Dentures and prosthetic teeth are excellent solutions to retaining the function and appearance of your smile despite any missing teeth! They also have an important role in restoration where crowns and inlays are prosthetics in their own right, just ones that are permanently fixed into other teeth with inlays often referred to as partial prosthetics at the local dentist Stevenage.
A set of dentures is a complete arch of prosthetic teeth, sharing the same foundation. They extend across the entire mouth and rely on being well-shaped and fitted with a good interface with the gum to keep them securely and comfortably in place. Unfortunately, a denture fitting can be very challenging and is carried out after major extractions, so the jaw often recedes and atrophies, and a previously well-fitting denture can become loose and uncomfortable over time.
Most clinics rely on partner dental laboratories to produce their dentures within 10 months, being the usual application time through many clinics to ensure that the final fit is correct.
Partial dentures and removable bridges
Partial dentures and bridges have the dual purpose of replacing teeth and maintaining the location of the remaining teeth. Your mouth is surprisingly dynamic, and teeth will always shuffle into new positions at a speed that many are usually unaware of. When a gap forms, teeth will migrate to evenly space themselves out; when 3 or 4 teeth in a row have been lost, this could cause a very gapped smile.
With a partial denture or a bridge occupying the space, this migration is avoided.
Temporary or emergency dentures
If a patient is without teeth often after very significant trauma or extensive decay and is currently waiting for their dentures to be fabricated, a set of temporary or emergency dentures can be used.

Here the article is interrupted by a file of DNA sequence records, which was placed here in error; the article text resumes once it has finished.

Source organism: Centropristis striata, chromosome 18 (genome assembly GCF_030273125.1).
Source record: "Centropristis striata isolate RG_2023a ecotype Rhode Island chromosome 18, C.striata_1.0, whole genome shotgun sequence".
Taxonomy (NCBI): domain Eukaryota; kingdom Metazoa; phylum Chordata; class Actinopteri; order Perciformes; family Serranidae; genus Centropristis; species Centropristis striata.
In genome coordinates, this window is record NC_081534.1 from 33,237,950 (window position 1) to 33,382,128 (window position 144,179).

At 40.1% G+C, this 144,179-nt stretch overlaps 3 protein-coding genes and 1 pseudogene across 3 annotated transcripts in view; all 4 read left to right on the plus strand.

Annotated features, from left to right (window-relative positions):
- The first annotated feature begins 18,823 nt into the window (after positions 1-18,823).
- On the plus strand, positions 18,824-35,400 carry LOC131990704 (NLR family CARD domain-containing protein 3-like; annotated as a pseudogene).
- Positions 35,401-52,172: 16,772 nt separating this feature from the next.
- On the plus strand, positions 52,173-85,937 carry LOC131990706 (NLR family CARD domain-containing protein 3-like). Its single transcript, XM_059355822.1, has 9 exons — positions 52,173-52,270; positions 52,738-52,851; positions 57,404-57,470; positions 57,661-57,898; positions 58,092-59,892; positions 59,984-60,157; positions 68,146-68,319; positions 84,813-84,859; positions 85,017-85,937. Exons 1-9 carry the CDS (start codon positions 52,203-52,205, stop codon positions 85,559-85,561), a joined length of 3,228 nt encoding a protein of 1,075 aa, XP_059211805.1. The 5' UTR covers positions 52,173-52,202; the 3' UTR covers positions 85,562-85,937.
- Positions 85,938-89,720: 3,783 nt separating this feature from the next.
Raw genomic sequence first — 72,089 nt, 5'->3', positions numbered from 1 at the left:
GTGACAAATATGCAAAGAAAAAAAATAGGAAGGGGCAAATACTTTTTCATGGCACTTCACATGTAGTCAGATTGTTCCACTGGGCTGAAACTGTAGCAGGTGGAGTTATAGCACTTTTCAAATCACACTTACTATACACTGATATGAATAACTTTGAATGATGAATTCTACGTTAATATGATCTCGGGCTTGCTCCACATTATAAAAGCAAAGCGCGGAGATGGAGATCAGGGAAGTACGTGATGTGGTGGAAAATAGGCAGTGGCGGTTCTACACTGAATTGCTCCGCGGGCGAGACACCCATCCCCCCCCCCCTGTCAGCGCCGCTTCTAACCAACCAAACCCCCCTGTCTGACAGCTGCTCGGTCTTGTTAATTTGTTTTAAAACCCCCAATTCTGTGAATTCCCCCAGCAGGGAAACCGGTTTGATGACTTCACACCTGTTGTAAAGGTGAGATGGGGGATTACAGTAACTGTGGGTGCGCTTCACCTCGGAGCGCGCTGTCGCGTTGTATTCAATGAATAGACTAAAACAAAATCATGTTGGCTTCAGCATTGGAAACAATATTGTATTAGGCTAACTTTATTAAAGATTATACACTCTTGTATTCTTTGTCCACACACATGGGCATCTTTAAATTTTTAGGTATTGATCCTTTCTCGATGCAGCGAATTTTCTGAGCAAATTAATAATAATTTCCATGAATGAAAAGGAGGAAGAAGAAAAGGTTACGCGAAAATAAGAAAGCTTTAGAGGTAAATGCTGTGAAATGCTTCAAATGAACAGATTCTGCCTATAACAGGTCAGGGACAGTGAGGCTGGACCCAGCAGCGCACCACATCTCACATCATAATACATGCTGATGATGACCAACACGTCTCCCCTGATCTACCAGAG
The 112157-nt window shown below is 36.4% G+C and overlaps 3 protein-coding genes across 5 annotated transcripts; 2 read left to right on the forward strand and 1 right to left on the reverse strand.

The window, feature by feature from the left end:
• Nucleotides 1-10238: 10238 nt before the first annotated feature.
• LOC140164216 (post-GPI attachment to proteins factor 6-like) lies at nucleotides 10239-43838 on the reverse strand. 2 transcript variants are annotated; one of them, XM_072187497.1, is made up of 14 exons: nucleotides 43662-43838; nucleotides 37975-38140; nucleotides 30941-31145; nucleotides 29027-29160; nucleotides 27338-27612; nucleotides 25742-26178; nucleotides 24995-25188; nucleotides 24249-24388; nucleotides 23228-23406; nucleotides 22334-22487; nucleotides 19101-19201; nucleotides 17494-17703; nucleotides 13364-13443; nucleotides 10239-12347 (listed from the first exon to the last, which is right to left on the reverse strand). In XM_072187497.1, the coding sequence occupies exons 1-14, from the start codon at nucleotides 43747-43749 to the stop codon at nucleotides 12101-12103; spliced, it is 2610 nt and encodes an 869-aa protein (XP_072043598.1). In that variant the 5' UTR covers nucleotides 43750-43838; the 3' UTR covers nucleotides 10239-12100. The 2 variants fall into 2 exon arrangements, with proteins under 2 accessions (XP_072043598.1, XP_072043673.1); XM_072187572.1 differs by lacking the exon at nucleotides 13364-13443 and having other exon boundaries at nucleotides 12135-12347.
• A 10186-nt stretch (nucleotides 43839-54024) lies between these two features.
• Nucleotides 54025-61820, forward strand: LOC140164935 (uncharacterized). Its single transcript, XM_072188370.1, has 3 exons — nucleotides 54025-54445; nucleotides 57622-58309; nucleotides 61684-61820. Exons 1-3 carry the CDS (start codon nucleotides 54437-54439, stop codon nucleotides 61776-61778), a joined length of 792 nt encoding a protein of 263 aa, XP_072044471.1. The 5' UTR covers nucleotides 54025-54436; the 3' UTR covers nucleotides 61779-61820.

These are pre-designed and come in standard sizes; they will not be customised to the patient. Therefore, the temporary dentures will be significantly less comfortable and less natural in appearance, but they can be provided immediately and are significantly better than having no dentures at all.
Immobilised oral prosthetics
Due to the creative use of implants, much larger prosthetics than a single tooth can be securely attached to the patient’s mouth. This has several advantages, the first of which is avoiding the friction caused by rubbing on the gums with all forms of dentures. They also allow a bridge to be anchored in place without the traditional wiring technique, which places stress on healthy adjacent teeth, usually reducing their lifespan and increasing the chances of cavities and trauma.
The number of implants used will vary significantly depending on the condition of the patient’s jaw. For cases where a large quantity of bone mass is available, any implants that are considered will be the minimum suitable number to immobilize a full denture set.
With more prosthetic teeth needed, less stress is applied on each implant, so a larger number used on a patient with lower bone density has a greater success rate. But this typically increases the cost of the treatment and is also important to balance the inconvenience and recovery needs with the overall needs of the patient. And any form of immobilised denture would be considered inappropriate for patients undergoing chemotherapy or with conditions that reduce bone growth rates like osteoporosis.